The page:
Donald B. Anderson will be remembered as founding father for the arts in Roswell
By Christina Stock
Donald B. Anderson is a prime example of the connection between artistic creativity and success in the business world. On the surface, he was known as a man who made his fortune in the oil and gas industry when it was still in its infancy. In the arts communities throughout New Mexico, the U.S. and most countries in the world, he was known for the unique grant he gave away annually — not in money — though that was part of it, as well, but in the “gift of time” that is known as Roswell Artist-in-Residence program: An entire year where each of the six to seven artists were welcomed to an artist complex with individual apartments and studios. Here they found a quiet haven to develop their artistic style, experiment on something new or work on a long-term project.
The uniqueness of the grant was not only the length given, but also that the artist didn’t have to be successful; it was not mandatory to have a degree or previous exhibitions at renowned galleries. The result was an eclectic mix of artists traveling to New Mexico who had only one thing in common: The Roswell’s Artist-in-Residence. They carried their experience as ambassadors back to their home or to their next destination. Many of these artists became art teachers passing on the baton that was firmly routed in Roswell.
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In the 101 years in this world, Anderson gave a gift that will reach far into the future.
While the story about his passing on June 7, and some of the achievements he made, were published in an article in the Roswell Daily Record, June 8 edition, there is so much more to tell about the quiet multi-faceted man. Today, we start the first part about Anderson’s contributions as founding father for the arts in Roswell, but also about who he was as a family man, friend and supporter of the artists he invited into the community.
The early years
Anderson was born in Chicago, Illinois, April 6, 1919. It was the first year that the Eighteenth Amendment was passed, also known as prohibition, when alcohol was banned throughout the U.S. This gave rise to moonshiners who would illegally distill liquor and brew beer. It was the year that Chicago’s criminal underbelly found a new market to exploit: Bootlegging. Gangsters and their “speakeasies” would give rise to the roaring ’20s. There is not a lot known about Anderson’s life in Chicago as a child and young man — outside of the family — but one can imagine how he found his love for the arts and for industrial entrepreneurship because the 1930s were a time of vibrancy for Chicago and its steel mills, and artists captured that energy on canvas.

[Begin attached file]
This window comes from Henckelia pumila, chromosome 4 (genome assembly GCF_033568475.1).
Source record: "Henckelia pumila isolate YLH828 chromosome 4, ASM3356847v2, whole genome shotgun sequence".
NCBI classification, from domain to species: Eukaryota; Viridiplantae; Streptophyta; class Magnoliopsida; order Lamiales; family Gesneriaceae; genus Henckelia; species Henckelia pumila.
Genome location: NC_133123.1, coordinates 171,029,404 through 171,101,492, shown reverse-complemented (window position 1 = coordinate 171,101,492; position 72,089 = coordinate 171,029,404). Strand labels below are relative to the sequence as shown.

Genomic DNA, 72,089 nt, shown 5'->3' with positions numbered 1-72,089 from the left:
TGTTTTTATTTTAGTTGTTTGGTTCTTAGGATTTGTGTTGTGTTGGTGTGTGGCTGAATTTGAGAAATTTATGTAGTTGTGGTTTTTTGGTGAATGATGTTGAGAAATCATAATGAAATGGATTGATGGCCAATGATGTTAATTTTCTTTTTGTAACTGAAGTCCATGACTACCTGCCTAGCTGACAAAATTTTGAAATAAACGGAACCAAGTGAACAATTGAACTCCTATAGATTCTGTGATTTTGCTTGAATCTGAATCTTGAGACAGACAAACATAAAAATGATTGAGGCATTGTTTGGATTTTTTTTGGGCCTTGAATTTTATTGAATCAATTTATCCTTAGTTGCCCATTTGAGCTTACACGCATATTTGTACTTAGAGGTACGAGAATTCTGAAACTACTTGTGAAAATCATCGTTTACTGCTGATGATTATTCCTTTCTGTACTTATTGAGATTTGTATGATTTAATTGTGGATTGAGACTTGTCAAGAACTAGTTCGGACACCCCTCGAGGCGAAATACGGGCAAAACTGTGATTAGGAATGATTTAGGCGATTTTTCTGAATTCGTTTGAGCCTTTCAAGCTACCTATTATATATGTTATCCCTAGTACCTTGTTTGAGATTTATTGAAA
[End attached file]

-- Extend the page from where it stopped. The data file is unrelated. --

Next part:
Anderson’s daughter-in-law, Rebecca Anderson, learned about some of his experiences. “I am grateful to have had the privilege to catch this private man in an open moment sharing parts of his life,” she wrote in an email. “He grew up in Chicago and saw every jazz great from Billy Holiday to Ella Fitzgerald, Dizzy Gillespie and many more. The family car was stolen by John Dillinger, shot up and ended up in the circus.”
During this time, Anderson taught himself to paint, attended Purdue University in Lafayette, Indiana, and received his Bachelor of Science in Mechanical Engineering in 1942.
With his degree in hand, he joined the Navy as chief engineering officer during World War II, to serve on the USS Security, a minesweeper that had the dangerous task of removing mines from minefields laid in the coastal water of North Carolina by u-boots to prevent ships from passing.
Anderson served also on the USS Hecuba, an Acumens-Class general stores issue ship. In World War II, USS Hecuba was responsible for delivering and disbursing supplies for ships of the fleet in the Pacific Ocean.
Anderson married Patricia Gaylord in 1945 during a shore leave. Their marriage would last until her death in 1978. They had three children; both of their sons, Donald Anderson, Jr. and Joseph Anderson, passed away; their daughter Sarah is still alive.
After World War II, in 1946, Anderson and his brother Robert O. Anderson found a new home for their families in Roswell. Both had a vision for success and believed in a great future in the gas and oilfields of Southeast New Mexico.
Donald B. Anderson became chief of exploration for Malco Refineries, Inc. with headquarters in Roswell and a small refinery in Artesia. Anderson worked here from 1946 to 1963.
Anderson had never stopped painting and continued so when he arrived in Roswell — it was a perfect counterpoint to the tough oil and gas business.
The late artist and former Roswell Artist-in-Residence Luis Jiménez said about Anderson, “He’s this artist who has this wonderful hobby of making money in the oil business.”
In 1946, Anderson was one of the few resident artists in Roswell, though the passion for all arts ran deep in the town.
According to Anderson’s biography, which Nancy Fleming, director of the Anderson Museum of Contemporary Art, sent in, Anderson joined the Roswell Museum and Art Center (RMAC) as soon as he arrived. “Don has served on the RMAC Board of Trustees since the year after he moved to Roswell in 1946 — with a few gaps when he was required to rotate off,” Fleming wrote in an email. “During that time, he worked continually to add to the gallery space, as well as adding the planetarium. He himself donated the cost of five of the largest galleries, and his building company constructed three others at low cost. He has donated more than 100 works of art to the museum’s collection over the years.”
Anderson has spearheaded fundraising initiatives through the years by offering to match up the donated funds, which was during one of the initiatives in the amount of $300,000.
To be continued.